EU Approves EONIS System to Screen Newborns for SMA, Other Conditions

EU Approves EONIS System to Screen Newborns for SMA, Other Conditions
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The EONIS system, a screening assay capable of simultaneously testing newborns for three genetic conditions, including spinal muscular atrophy (SMA), has received a CE marking from the European Commission for an in vitro device.

The approval will allow its developer, PerkinElmer, to make the EONIS device available throughout the European Union, as the CE certification is a requirement for marketing products throughout the continent.

The test is able to screen newborns for SMA, as well as severe combined immunodeficiency (SCID) and X-linked agammaglobulinemia (XLA), three rare genetic conditions.

“The global availability of this CE-marked assay for SMA, SCID and XLA will have a profound impact,” said Petra Furu, PhD, general manager of reproductive health at PerkinElmer, in a press release. “It will help save lives and dramatically improve clinical outcomes for children by ensuring treatment can be given earlier to those who need it.”

SMA, SCID, and XLA can be fatal if not detected early in infancy. This makes the screening process for these conditions essential so that patients can receive the care they need as soon as possible.

The EONIS test uses a laboratory technique called real time polymerase chain reaction (RT-PCR), which enables researchers to identify mutations in specific gene regions.

The RT-PCR process begins with researchers collecting a blood sample from a patient. Cells are collected from the blood sample, and the blood is dropped onto filter paper and subsequently dried for further use.

This method of patient sample collection is called dried blood spot (DBS). It is advantageous, as a DBS specimen card is stable and transportable.

The next step of the process is called punching, in which the spots blotted onto the paper are removed and prepared for further examination. Specific tools, such as PerkinElmer’s Panthera Puncher, are specifically designed to optimize this step.

Following the punching, the cells within the blood sample are broken down through the use of laboratory reagents, allowing researchers to extract the subject’s DNA for further analysis.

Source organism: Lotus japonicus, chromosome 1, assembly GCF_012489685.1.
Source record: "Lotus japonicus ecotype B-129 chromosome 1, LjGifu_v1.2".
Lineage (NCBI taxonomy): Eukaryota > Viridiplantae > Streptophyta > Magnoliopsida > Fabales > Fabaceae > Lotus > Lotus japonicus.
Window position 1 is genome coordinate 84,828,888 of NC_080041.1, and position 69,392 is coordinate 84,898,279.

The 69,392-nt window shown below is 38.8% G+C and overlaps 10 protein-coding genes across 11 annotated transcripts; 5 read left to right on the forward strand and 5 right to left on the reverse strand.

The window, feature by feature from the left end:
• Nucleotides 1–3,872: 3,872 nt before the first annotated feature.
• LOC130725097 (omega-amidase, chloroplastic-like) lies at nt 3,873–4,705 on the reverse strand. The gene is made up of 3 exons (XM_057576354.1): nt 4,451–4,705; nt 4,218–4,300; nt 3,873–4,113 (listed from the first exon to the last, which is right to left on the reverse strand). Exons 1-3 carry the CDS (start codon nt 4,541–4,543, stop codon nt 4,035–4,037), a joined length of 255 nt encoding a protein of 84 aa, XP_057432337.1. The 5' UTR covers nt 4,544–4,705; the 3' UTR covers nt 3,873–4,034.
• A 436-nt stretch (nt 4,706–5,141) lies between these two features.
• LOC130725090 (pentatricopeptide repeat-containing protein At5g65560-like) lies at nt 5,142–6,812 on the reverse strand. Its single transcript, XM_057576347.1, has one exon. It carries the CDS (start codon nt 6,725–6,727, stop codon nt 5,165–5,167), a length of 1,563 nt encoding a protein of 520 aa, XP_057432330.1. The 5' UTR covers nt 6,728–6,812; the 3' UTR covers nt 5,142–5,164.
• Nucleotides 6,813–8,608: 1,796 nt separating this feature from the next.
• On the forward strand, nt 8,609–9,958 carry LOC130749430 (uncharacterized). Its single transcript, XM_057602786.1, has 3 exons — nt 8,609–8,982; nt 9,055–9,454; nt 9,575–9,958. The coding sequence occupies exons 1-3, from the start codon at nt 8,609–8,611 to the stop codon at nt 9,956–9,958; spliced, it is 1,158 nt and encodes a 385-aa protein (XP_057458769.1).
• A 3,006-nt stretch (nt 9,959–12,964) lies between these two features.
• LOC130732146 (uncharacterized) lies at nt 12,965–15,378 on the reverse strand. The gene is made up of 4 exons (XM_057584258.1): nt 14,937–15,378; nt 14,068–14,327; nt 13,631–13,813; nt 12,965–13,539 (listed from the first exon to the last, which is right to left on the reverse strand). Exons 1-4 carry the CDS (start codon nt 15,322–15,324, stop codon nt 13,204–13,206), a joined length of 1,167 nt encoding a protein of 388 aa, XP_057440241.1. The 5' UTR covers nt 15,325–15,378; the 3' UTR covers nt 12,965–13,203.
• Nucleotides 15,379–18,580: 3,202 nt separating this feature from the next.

Once the DNA is extracted, the gene regions of interest are amplified using PCR, a widely used laboratory technique that can produce millions or billions of copies of a DNA sequence.

This amplification process allows the DNA to be readily detected and analyzed. The EONIS system is designed to multiplex results, or analyze several genes simultaneously.

Furthermore, the system is able to integrate with other PerkinElmer laboratory equipment, including the JANUS Liquid Handler, which is designed to automate the preparation of solutions and reagents to save time and resources.

The JANUS device is also capable of performing steps in the EONIS process automatically, including the DNA extraction.

“The integration of this assay with our complete workflow solution is a prime example of how PerkinElmer is providing laboratories with the innovative tools needed to run a reliable, and yet, cost-effective screening program,” Furu said.

The CE-IVD approval will allow PerkinElmer to advance this technology throughout the EU. The approval also allows the company to integrate its test for SMA, SCID, and XLA with other genetic screening tests.

The full PerkinElmer genetic screening portfolio includes the detection of more than 50 conditions, each of which has shown that early detection and diagnosis can lead to improvements in patient outcomes.

Total Posts: 85
Ana holds a PhD in Immunology from the University of Lisbon and worked as a postdoctoral researcher at Instituto de Medicina Molecular (iMM) in Lisbon, Portugal. She graduated with a BSc in Genetics from the University of Newcastle and received a Masters in Biomolecular Archaeology from the University of Manchester, England. After leaving the lab to pursue a career in Science Communication, she served as the Director of Science Communication at iMM.

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